Maine is a state of breathtakingly beautiful vistas: mountain ridges that reveal sparkling lakes below; glimpses through the pines of tranquil, rock-lined coves; acres of crimson blueberry fields, stark and austere. It's also a place where, just around the corner, you'll find a neglected trailer with a never-ending yard sale, a dilapidated barn ready to collapse in the next blizzard, or a working gravel pit. When you live here, you realize that conformity isn't what makes Maine special. Whether because of attitude or finances, things aren't "prettied up," and people hold their property rights and individuality close to their hearts. Sometimes out-of-staters look askance at what Laura Read calls "local flavor" and wonder whether any zoning laws apply.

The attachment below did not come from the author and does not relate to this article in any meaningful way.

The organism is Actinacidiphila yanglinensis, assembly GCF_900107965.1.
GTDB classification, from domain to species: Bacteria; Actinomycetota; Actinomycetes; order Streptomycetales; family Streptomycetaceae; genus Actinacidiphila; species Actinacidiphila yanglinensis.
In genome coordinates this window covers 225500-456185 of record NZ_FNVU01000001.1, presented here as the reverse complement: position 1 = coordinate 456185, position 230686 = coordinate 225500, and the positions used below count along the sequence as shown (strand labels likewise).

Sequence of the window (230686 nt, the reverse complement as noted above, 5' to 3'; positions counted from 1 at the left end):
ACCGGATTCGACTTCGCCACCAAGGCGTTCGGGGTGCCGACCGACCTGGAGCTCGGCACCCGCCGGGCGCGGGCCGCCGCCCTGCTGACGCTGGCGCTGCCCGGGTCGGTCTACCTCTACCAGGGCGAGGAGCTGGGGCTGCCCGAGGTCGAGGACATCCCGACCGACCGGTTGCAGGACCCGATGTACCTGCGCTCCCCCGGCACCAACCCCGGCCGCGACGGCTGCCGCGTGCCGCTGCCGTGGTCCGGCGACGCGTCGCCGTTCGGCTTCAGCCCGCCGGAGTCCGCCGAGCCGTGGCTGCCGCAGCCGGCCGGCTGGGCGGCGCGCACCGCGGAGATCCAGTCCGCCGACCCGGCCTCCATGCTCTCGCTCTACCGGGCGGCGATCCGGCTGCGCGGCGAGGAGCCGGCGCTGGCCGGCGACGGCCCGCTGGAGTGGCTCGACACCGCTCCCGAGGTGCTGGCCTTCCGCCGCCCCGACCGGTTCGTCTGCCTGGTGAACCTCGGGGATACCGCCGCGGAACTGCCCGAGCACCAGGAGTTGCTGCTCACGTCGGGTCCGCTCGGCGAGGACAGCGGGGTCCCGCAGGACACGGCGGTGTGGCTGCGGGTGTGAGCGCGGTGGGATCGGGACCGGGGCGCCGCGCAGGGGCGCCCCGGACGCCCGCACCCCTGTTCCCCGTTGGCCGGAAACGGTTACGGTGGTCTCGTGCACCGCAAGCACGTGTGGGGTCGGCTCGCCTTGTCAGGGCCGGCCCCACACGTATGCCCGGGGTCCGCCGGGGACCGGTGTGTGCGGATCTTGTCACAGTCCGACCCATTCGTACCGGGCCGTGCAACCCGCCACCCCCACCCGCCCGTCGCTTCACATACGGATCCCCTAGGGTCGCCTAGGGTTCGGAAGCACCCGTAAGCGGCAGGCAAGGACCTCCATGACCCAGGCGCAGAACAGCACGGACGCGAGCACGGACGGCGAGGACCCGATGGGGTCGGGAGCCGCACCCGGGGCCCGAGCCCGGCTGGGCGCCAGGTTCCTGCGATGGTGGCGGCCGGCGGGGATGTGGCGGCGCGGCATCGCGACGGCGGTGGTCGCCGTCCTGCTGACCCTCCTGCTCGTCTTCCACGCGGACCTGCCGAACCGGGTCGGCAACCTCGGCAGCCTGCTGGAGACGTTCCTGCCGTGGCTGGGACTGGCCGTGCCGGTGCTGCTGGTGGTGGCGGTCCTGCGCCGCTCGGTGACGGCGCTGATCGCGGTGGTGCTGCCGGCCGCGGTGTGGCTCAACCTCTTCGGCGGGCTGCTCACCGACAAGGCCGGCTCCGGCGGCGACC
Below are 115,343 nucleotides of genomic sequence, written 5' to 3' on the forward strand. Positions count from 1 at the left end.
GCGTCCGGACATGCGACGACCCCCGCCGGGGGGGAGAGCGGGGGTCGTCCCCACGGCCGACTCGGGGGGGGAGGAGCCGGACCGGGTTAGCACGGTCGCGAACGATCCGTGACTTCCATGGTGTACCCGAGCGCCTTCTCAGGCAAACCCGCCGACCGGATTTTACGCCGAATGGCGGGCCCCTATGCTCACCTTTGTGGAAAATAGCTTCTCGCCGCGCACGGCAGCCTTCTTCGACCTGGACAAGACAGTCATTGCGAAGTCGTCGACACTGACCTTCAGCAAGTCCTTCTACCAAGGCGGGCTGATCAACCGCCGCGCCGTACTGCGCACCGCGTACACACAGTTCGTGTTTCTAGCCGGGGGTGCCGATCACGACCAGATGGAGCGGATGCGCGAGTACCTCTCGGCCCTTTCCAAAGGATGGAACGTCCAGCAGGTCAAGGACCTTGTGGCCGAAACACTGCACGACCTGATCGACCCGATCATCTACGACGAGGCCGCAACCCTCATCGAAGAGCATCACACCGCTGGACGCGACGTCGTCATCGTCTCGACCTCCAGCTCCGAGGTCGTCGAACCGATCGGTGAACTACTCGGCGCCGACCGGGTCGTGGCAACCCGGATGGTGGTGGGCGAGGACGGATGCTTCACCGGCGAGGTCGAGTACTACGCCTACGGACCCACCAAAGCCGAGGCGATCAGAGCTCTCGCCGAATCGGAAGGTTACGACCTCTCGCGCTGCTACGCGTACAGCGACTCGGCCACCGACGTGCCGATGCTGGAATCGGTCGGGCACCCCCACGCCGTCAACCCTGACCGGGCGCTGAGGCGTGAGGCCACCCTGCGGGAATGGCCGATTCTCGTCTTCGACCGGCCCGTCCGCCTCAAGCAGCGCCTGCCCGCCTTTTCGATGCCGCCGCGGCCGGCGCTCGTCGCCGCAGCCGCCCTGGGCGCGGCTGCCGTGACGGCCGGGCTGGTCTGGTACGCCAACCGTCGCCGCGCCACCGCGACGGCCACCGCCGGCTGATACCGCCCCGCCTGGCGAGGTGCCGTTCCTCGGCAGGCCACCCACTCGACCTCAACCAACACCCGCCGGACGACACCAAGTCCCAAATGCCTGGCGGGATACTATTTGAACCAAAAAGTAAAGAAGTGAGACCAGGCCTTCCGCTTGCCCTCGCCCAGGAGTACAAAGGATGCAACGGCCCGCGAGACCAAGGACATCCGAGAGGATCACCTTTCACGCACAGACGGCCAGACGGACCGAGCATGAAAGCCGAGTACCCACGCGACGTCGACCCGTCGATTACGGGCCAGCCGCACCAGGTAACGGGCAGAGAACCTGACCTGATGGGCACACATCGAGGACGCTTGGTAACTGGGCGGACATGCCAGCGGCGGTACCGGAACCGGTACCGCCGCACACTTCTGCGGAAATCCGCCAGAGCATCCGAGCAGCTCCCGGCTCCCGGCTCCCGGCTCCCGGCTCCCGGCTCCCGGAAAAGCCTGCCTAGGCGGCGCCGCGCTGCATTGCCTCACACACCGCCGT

"[House seekers] should keep in mind that most villages on the coast are still active fishing communities," says real estate broker Laura Read. "I live and work in Kennebunkport. This summer, I had a half-million dollar house on the market in Cape Porpoise. It was a pretty yellow Cape with four bedrooms and plenty of yard for kids to run around in. However, to get to it, you had to drive through a lobsterman's yard, full of traps and discarded rope and lumber and buoys and plastic buckets and recycling cars. It took me forever to find a buyer. Everyone loves to eat lobster and to see the boats in the harbor, but they don't want evidence of the trade in the backyard. I finally did get a buyer from New Jersey who liked the local flavor and they are happily settled in."
Excerpted from the second edition of Moving to Maine: The Essential Guide to Get You There and What You Need to Know to Stay
by Victoria Doudera, published by Down East (2007)